A year ago, of all the questions that the 2016 Minnesota Vikings were facing, one of the primary concerns was the offensive line. Having lost center John Sullivan and right tackle Phil Loadholt, the team had a question at left guard, where Charlie Johnson was allowed to leave and right guard Brandon Fusco was shifted.
By his own admission, Fusco wasn’t pleased with his performance on the left side. He struggled with doing everything backwards from what he had done to start his career on the right side and is more than welcome to getting moved back to right guard after the signing of veteran Alex Boone.
“Right now I think the plan is for me to move back to the right side,” Fusco said. “That’s where I feel at home at and more comfortable at, so that’s the plan. If they want me to stay on the left side, I’m fine with that. But right guard is where I would like to play and I think it’s where they would like me to play, too.”
Fusco wasn’t awful on the left side, but had become a more dominant run blocker on the right side, enough that the Vikings signed him to a contract extension to lock him down for five more years in purple and gold.
He had earned his extension, but at times last season didn’t feel he was earning his money the way he should be.
http://www.scout.com/nfl/vikings/story/1676386-kalil-s-prove-it-year-a-g... “I wasn’t happy,” Fusco said. “I give myself a hard time when I don’t think I’m playing at the level I should be and there were times I got frustrated with myself because I wasn’t making the plays I should and know I can. I’m pretty hard on myself and I gave myself reason to be hard on myself last year.”
Some may have viewed the signing of Boone in free agency as an indictment of Fusco’s play. Although he struggled at left guard in 2015, offensive coordinator Norv Turner saw what he could do at right guard in 2014 when the Vikings were without Adrian Peterson.
As a result, the play at both guard spots could be improved by the signing of Boone. A natural left guard, Boone could be an upgrade over what Fusco provided at left guard and, moving back to his natural position, Fusco welcomes returning home to where he feels much more comfortable.
“I’m looking forward to the chance to move back to the right side if that’s what they decide,” Fusco said. “I just want to get back to being the player I was. I didn’t have the best season last year because I didn’t adjust well to the change. The coaches want me to be what I was a couple of years ago at right guard and I want the same thing, so I’m excited about the possibilities.”
What made Fusco’s transfer to the left side of the line worse was that he was coming off a significant pectoral injury that he suffered in Week 3 of the 2014 season and required surgery.
He not only had to make a mirror-switch in his work assignment, he was doing it at less than 100 percent during the offseason program. He found himself behind the curve and never fully caught up until late in the season.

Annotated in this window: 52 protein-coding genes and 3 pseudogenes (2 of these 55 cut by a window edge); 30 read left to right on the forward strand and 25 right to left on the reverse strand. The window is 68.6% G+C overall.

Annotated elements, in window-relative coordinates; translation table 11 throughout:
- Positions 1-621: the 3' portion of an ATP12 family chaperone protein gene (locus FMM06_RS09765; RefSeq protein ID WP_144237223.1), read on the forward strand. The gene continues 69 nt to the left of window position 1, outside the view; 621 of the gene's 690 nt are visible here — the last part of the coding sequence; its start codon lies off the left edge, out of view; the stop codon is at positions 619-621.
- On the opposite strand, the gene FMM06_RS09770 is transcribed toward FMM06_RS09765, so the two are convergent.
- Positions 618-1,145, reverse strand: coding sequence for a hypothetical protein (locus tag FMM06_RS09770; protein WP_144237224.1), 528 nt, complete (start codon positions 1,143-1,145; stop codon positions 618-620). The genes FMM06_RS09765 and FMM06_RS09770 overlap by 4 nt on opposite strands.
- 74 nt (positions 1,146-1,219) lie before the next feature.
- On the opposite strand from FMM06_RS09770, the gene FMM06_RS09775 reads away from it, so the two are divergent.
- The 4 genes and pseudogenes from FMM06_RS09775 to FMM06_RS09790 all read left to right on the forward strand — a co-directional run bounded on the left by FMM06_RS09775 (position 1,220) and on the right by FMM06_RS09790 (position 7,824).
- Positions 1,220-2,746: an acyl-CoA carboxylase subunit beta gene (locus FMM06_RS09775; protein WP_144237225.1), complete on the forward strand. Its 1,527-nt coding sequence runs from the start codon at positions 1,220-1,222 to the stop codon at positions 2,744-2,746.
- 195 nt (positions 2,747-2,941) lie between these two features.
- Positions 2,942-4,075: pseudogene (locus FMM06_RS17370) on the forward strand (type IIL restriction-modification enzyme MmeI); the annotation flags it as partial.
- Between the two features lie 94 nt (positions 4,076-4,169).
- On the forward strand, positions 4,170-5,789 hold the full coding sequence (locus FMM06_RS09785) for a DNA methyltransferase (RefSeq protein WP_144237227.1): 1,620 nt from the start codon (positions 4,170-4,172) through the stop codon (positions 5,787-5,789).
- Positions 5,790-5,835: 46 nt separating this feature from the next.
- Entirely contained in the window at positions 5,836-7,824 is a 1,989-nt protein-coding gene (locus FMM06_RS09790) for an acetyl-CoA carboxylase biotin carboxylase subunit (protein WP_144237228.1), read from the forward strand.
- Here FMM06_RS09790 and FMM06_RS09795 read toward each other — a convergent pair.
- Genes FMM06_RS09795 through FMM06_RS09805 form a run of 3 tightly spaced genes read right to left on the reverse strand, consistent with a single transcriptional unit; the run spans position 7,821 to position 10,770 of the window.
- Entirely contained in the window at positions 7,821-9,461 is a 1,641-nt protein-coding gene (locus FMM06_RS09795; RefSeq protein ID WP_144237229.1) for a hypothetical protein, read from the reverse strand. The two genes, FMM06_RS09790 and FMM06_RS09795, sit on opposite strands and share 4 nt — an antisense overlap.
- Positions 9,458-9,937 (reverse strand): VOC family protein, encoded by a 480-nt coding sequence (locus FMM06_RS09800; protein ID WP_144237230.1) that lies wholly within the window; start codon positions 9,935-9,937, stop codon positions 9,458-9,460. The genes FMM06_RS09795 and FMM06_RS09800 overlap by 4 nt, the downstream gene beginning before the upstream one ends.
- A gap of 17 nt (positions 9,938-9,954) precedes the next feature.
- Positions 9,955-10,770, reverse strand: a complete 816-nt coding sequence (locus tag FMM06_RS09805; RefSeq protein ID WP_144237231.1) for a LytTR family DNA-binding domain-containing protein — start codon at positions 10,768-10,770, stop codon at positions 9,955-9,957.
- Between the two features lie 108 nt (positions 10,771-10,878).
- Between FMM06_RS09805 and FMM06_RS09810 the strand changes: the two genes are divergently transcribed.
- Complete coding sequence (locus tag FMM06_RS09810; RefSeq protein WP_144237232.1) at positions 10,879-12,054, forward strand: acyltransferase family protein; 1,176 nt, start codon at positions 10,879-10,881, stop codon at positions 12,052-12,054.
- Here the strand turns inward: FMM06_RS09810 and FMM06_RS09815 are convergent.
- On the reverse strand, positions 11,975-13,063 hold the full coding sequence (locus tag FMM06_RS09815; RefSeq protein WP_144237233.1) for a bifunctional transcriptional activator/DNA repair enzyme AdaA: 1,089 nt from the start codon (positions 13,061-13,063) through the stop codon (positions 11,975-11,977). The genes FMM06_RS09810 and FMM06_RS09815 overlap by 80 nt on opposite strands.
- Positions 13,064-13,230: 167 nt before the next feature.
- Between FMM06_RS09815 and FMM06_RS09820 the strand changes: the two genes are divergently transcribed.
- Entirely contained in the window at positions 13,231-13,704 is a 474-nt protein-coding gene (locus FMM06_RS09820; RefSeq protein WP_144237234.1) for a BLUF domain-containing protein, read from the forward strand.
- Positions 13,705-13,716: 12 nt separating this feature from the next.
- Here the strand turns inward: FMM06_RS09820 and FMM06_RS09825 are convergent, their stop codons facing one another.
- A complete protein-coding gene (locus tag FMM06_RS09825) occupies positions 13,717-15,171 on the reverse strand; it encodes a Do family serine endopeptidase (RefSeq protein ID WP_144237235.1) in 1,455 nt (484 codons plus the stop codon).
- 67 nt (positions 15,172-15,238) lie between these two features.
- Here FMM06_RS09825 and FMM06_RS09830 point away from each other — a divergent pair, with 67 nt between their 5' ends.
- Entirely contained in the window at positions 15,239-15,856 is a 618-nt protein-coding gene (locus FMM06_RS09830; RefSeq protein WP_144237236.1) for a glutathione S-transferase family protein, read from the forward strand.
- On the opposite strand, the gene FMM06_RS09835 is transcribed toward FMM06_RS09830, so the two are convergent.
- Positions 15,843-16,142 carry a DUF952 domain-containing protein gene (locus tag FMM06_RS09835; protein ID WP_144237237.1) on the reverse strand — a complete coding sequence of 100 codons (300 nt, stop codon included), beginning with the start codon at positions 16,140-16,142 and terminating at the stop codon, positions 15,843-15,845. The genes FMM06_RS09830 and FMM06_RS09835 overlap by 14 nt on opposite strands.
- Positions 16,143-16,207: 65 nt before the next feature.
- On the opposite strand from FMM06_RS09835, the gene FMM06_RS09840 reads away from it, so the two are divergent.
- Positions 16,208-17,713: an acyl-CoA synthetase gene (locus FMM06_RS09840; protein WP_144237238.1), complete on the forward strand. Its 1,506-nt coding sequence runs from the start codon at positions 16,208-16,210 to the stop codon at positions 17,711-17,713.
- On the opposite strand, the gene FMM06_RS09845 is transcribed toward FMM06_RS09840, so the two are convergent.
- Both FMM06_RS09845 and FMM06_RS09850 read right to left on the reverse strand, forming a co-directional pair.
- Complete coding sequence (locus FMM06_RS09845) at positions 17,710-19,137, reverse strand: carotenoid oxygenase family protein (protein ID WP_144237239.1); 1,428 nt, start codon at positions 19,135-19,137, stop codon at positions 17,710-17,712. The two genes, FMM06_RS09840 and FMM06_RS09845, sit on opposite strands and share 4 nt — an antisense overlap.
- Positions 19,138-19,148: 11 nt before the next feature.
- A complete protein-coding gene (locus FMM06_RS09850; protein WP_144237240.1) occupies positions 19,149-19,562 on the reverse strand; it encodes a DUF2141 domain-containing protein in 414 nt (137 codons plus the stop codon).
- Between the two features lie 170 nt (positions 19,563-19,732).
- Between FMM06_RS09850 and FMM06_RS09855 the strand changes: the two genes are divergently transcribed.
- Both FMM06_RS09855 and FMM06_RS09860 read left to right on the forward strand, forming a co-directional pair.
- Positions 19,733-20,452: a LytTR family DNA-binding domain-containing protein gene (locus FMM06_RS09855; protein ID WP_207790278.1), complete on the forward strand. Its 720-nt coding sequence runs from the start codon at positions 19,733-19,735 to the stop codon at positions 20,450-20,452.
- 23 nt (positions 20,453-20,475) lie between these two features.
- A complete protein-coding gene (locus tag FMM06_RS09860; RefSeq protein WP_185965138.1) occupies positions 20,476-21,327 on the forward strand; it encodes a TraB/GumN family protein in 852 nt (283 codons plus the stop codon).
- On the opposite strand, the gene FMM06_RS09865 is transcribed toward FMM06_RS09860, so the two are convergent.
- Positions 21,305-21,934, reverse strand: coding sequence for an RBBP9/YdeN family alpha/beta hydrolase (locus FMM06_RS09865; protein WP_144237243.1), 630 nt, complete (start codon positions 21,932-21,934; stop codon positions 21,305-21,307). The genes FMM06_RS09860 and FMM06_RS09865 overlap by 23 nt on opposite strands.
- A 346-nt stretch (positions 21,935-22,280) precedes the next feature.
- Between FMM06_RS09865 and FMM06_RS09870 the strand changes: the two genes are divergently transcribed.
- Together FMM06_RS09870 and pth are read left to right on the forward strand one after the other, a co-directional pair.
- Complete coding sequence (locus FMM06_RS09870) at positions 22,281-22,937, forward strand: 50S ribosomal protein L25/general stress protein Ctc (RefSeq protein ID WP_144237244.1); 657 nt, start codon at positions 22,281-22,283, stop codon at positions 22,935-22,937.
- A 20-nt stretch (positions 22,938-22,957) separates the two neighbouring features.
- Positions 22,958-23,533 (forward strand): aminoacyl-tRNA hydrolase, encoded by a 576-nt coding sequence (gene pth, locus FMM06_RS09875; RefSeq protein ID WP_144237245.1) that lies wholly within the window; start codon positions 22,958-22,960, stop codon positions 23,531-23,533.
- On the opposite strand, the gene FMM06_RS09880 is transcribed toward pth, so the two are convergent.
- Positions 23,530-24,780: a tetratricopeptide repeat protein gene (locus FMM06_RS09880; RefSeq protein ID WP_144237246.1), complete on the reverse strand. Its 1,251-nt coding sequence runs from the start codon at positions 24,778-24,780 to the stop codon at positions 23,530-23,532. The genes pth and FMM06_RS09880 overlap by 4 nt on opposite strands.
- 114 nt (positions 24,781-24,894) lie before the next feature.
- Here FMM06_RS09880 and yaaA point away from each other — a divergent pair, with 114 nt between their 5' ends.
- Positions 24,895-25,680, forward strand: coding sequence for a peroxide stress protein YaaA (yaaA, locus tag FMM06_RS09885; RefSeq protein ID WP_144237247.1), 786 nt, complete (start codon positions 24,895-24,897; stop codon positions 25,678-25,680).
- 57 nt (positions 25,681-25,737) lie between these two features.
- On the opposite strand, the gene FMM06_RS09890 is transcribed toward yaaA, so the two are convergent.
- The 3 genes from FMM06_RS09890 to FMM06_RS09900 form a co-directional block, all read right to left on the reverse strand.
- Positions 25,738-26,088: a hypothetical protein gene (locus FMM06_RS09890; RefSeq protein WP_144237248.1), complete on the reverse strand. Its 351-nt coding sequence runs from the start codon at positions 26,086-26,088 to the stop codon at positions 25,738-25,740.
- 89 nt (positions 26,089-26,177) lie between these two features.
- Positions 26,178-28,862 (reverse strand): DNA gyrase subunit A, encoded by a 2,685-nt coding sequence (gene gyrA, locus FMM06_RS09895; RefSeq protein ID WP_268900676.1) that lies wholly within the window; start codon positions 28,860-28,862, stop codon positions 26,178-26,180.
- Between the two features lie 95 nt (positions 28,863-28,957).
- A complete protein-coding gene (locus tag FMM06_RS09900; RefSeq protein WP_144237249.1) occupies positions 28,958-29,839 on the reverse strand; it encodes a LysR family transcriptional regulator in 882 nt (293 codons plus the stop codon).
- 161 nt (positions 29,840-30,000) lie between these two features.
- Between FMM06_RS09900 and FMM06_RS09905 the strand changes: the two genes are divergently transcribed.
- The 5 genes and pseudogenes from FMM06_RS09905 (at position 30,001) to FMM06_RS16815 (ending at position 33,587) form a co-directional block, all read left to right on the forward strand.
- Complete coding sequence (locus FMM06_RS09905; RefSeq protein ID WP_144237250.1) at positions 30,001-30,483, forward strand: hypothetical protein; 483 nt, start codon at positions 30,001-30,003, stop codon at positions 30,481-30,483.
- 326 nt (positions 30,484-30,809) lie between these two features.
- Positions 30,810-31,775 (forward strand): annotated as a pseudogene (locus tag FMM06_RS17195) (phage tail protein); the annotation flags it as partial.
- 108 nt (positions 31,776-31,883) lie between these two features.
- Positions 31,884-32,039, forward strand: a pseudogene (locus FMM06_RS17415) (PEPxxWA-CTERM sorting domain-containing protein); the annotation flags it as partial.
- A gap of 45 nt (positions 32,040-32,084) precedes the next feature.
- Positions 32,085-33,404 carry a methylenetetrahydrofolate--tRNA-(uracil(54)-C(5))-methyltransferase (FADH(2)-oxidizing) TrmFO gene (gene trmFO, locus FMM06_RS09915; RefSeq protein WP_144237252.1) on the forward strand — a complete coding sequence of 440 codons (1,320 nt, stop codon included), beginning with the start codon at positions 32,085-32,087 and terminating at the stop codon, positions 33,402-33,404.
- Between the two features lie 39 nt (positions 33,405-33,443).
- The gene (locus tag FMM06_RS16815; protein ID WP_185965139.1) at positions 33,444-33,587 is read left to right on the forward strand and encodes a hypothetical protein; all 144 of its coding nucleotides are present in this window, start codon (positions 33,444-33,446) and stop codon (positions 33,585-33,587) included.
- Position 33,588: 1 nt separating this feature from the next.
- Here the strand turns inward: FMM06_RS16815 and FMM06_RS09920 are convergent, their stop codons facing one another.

http://www.scout.com/nfl/vikings/story/1669803-subscribe-today-member-be... “Having a full offseason this year and not spending all of it rehabbing has made a big difference for me,” Fusco said. “A lot of times, your season is based on how your offseason went. I had a really good offseason this year because I was back to full strength. Last year, I’m working out with 25-pound dumbbells because that was all I could do while my injury was healing. This year, I’m doing up to 150. I feel in better shape and with better strength, so I’m glad where I’m at right now.”
Not only is Fusco’s workout regimen different, so is the coach he answers to. In the offseason, the Vikings hired for Dolphins head coach Tony Sparano to coach the offensive line. Sparano has been compared to his typographical error Tony Soprano, the fictional New Jersey mob boss who didn’t take a lot of guff from anyone and had a high standard for his underlings.
Fusco said he has shown the proper deference to Sparano because, while he can be a coach who encourages players, there is a something to him that scares players a little bit to give him their best.
“He’s a different guy,” Fusco said. “He’s very hard-nosed. How you earn respect from him is how your work ethic is out on the field. If you come to work every day with a chip on your shoulder, you’re aggressive and have an attitude to you, I think that’s what gets his respect, because that’s what he’s looking for in all of us.”
For a lot of players, being shifted out of their position from the previous season would be viewed as a demotion or having the potential of losing his job. In Fusco’s case, it could be the best thing that happened both to him and the Vikings offensive line.
He isn’t nervous about losing his starting job. He’s encouraged about coming home to his natural spot and getting his career path back on track.
“It’s not like I wasn’t confident playing on the left side,” Fusco said. “But I was more comfortable on the right side because I have played there for so long. Getting back there for me will be like riding a bicycle. Once I get back there and working, it will all come back to me quickly and I’m looking to do big things for our offensive line and show everybody that I can play at a high level.”